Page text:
The Northern Region is one of Ghana’s 16 administrative regions, located on the West African coast at latitude 0°. The Northern Region, like the rest of Ghana, is known for its hospitality.
As a result, you are encouraged to appreciate the magnificent natural features, exotic culture, and historical legacies of Ghana’s largest region.
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POPULATION & ETHNIC GROUPS
The largest ethnic groups are Dagomba, Nanumba, Mamprusi, Gonja, and Komkombas, with a population of2 million. Chekosis, Bimobas, and Vaglas are among the other groupings that can be found in the region.
Tourist Attractions In The Northern Region
Ghana’s northern region is known for its diverse heritage and agricultural activities that drive lots of tourists to explore the landscape.
- Naa Gbewaa Palace, Yendi
- Saakpoli Slaves wells
- Diarre Napagaduungbanani
- Naa Binbegu Boabab Tree, Yendi
- Buntaga Irrigation Dam
- Sabali (River Oti)
- Nawuni River (White Volta)
Cultural Festivals & Events
Northern region has a host of festivals and below are some of the festivals.
The Damba festival is grouped into three main festivals, namely:
The people of Dagbon, Mamprugu, Gonja, Mamprugui, and Nanumba celebrate it according to the lunar cycle.
The festival’s relevance stems from the fact that it commemorates the birth of Islam’s Holy Prophet. Prayers, fasting, and a parade of individuals on horseback are among the activities, which are accompanied by drumming and dancing.
The celebration, which was originally associated with Islam to commemorate Mohammed’s birth, has progressively taken on a traditional rather than Islamic flavor. The two-day celebration, which takes place in the towns of Dagbon, Gonjaland, Mamprusiland, and Nanumbaland, is full with grandeur and flamboyance.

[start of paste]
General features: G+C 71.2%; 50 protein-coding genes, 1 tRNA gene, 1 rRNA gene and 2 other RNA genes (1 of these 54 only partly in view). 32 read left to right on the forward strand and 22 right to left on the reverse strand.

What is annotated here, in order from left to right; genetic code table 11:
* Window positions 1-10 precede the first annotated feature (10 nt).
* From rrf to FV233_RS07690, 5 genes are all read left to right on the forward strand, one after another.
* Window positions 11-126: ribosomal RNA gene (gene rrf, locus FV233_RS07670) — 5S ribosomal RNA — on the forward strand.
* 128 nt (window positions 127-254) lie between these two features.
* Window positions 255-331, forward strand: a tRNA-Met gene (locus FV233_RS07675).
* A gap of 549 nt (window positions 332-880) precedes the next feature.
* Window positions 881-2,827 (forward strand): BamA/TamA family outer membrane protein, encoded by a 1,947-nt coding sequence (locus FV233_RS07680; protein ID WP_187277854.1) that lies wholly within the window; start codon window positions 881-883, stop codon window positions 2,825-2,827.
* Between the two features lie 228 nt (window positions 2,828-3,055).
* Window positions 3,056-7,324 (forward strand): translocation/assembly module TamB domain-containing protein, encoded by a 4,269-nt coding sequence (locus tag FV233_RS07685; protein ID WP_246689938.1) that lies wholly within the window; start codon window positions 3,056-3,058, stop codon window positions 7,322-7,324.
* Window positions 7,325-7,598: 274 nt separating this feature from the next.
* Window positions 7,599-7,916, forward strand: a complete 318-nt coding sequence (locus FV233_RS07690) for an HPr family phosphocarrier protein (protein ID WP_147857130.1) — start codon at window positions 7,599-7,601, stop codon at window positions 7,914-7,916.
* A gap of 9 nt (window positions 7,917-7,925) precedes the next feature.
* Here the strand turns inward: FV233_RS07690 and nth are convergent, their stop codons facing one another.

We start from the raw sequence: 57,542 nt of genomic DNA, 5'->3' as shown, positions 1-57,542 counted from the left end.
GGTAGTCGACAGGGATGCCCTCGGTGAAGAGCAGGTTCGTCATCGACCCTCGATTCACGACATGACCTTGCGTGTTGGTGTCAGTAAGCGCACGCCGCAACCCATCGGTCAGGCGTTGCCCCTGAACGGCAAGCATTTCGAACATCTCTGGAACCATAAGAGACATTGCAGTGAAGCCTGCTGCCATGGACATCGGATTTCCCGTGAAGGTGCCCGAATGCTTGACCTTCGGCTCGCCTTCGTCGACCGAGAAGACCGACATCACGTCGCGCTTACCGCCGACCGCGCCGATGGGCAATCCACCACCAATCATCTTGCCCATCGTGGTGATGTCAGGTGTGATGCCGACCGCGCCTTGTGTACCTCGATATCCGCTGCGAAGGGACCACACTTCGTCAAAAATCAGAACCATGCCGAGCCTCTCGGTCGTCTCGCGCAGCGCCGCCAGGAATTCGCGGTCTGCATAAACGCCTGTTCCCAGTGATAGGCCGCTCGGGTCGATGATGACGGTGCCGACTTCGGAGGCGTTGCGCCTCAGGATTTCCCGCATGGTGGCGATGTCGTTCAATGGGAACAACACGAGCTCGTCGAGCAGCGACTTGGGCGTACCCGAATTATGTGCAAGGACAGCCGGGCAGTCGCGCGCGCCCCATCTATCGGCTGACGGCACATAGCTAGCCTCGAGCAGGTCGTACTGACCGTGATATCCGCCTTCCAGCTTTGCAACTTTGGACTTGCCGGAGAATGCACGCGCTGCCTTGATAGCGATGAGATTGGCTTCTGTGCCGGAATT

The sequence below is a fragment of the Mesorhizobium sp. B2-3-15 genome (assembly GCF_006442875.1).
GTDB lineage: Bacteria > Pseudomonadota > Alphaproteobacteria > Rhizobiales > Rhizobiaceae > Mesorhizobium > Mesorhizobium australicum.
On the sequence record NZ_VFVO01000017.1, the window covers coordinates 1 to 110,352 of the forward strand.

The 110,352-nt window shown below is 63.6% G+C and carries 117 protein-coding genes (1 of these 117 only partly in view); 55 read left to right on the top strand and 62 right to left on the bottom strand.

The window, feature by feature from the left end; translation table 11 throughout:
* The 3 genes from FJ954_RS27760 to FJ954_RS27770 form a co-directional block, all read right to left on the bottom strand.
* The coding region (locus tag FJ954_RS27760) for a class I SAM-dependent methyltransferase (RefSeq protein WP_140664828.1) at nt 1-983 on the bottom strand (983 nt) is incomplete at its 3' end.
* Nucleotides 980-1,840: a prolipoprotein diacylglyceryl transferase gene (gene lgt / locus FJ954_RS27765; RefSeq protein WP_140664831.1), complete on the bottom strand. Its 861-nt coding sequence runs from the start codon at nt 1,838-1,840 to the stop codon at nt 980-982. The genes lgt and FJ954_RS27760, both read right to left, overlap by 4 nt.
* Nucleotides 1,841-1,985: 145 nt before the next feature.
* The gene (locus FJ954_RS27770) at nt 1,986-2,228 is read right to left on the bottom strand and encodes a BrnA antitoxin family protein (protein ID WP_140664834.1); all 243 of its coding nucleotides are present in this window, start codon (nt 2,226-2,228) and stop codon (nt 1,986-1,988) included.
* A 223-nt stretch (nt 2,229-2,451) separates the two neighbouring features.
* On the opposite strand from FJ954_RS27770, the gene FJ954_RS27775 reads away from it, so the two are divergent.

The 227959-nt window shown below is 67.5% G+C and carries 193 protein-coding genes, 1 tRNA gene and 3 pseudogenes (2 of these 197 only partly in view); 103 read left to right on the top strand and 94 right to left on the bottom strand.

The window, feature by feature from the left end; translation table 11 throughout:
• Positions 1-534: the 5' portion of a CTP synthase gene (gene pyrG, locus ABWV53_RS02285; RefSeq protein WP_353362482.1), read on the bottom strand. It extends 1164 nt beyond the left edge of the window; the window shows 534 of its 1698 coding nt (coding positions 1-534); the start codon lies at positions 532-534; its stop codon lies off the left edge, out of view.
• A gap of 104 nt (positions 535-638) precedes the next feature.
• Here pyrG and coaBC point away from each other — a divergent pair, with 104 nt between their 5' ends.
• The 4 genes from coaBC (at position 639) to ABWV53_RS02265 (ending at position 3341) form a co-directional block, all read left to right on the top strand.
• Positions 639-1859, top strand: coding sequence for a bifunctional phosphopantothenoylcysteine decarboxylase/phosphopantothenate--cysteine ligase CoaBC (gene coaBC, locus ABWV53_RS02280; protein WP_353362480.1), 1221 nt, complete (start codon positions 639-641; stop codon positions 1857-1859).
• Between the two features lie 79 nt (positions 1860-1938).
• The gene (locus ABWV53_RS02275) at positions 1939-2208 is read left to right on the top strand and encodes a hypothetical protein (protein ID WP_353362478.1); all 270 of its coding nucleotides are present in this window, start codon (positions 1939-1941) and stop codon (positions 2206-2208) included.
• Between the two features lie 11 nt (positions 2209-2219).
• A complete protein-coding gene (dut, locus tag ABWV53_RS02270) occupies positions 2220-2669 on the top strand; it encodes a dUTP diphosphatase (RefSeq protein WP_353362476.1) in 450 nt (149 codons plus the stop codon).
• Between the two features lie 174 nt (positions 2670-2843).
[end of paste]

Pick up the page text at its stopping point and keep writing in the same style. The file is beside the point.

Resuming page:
Jintigi Fire Festival
Every year in April, the chiefs and people of Gonjaland commemorate it. Damango, the seat of the Gonja Traditional Area, is the epicenter of the entire festival.
The parade into the wilderness or outshirts of towns and villages inside Gonjaland at night with torches is one of the festival’s festivities. There are also Quoran recitals that are used to predict the coming year.
Bugum Chugu (Fire) Festival
Even though the Bugum Festival was originally associated with Islam, it has since evolved into a significant festival on the traditional calendar. It marks Naiyul-Lah Mohammed’s exile in Medina after fleeing Mecca in AD658. Dagbon, Gonja, Mamprusi, and Nanumba all commemorate the holiday. Processions from neighboring communities kick off the festivities. By dark, all of the villagers had gathered with flaming torches at the Chief’s palace. The ritual illuminates the streets after special utterances by the Chief. Drumming and dancing are performed till the early hours of the morning.
Kpini Chugu (Guinea Fowl Festival)
The Kpini Chugu is a modest celebration celebrated in the Dagbon, Mamprugu, and Nanung Traditional Areas. Dagombas, Mamprusis, Nanumbas, Kokombas, and Basaris make up these locations. There isn’t a big party going on. It’s seen as a harvert sacrifice to the gods.
Gobandawu (Yam) Festival
Traditional areas in the Northern Regions celebrate Gobandawu as the start of the new harvest season.
The ceremonial offering of yams and guinea fowl to in-laws is the principal activity. The purpose of this festival is to praise the gods for a plentiful crop.
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